Before the COVID-19 pandemic, the New Mexico Children, Youth and Families Department (CYFD) had been working for over a year toward launching an extended foster care program this summer. Traditionally, youth in care who turn 18 have been whisked into the adult world without much financial help or even basic human-needs support. The new program, once implemented, will allow foster youth to receive state services until age 21.
But then the coronavirus outbreak changed everything. In a positive manner, says CYFD cabinet Secretary Brian Blalock.
Though New Mexico is one of the last states to extend foster care eligibility from age 18 to 21 — official program enactment is scheduled for Wednesday when the state’s 2021 fiscal year begins — it was one of the first to freeze kids from aging out of state care during the pandemic.
“Though we don’t have extended foster care until July 1, we said that no youth should be kicked out of our system during the pandemic,” Blalock said. “If they’re 18, we’re treating those youth as if they’re already in … they’re getting housing, case management and mental health services. It has allowed us to get started sooner and try to fix the bumps.”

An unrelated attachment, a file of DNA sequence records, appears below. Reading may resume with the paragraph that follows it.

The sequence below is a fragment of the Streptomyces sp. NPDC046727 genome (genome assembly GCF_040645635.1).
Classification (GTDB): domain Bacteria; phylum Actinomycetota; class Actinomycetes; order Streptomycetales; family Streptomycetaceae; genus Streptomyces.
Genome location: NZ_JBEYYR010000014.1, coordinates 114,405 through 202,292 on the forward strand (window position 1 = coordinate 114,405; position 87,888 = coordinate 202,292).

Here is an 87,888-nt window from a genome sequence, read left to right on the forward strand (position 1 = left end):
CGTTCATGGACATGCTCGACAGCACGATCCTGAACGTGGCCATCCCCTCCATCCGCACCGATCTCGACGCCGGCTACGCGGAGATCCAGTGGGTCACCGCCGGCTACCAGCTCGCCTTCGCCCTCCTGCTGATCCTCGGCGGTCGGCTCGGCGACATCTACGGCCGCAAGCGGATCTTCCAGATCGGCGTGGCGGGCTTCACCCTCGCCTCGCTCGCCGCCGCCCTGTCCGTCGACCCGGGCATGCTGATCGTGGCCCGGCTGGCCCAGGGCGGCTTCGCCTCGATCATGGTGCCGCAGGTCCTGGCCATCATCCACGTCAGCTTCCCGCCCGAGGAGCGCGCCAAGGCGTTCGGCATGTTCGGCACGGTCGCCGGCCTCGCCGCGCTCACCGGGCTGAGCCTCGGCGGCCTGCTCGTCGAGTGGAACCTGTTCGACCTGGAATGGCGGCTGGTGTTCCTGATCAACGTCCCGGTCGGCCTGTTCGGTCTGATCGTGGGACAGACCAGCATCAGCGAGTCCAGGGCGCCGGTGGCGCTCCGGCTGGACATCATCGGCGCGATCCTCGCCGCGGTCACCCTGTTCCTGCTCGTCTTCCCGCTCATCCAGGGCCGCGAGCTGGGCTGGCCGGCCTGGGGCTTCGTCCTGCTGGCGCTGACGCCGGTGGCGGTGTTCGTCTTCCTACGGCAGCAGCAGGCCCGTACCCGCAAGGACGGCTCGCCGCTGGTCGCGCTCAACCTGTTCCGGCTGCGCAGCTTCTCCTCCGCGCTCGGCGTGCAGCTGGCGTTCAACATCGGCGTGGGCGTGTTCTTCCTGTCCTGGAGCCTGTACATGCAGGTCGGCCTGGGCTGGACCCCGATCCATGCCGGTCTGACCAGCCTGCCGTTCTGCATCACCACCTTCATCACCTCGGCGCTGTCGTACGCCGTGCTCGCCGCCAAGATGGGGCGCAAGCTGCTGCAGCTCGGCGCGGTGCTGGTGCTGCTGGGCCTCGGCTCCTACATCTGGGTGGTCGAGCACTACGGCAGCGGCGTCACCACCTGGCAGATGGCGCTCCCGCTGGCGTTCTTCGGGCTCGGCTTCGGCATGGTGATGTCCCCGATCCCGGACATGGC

Pandemic or not, extended foster care, an opt-in service for current youth in care, is a heavy lift for state child protective services departments. Blalock says it not only requires a mind shift for CYFD’s caseworkers and staff, but also a crash course for interconnected bodies such as the court system.
CYFD has worked with youth with lived experience to craft its extended foster care program, which guarantees monthly stipends, housing support, health care services and court review under the legal jurisdiction of the Children’s Court. Blalock said youth can also access free community-based mental health services until age 21.
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“I think extended foster care is one of the single most important innovations in the foster care system over the last 20 years,” Blalock said. “The pandemic accelerated a lot of our work in a really good way.”
State was outlier in adopting extended care
A 1998 research study from Chapin Hall at the University of Chicago is cited as the watershed moment for extended foster care. Professor and researcher Mark Courtney discovered that a large chunk of the 141 Wisconsin teens who had aged out of foster care at age 18 found themselves in bleak living situations, ranging from chronic unemployment and homelessness to imprisonment and “some kind of serious physical victimization,” according to a summary.
In 2008, Congress passed the Fostering Connections to Success and Increasing Adoptions Act, which allowed states to use federal dollars to lengthen foster care eligibility to age 21. According to the Juvenile Law Center’s National Extended Foster Care Review database, as of 2018, 45 states had provided extended foster care benefits for transition-aged youth. New Mexico was one of the remaining outliers.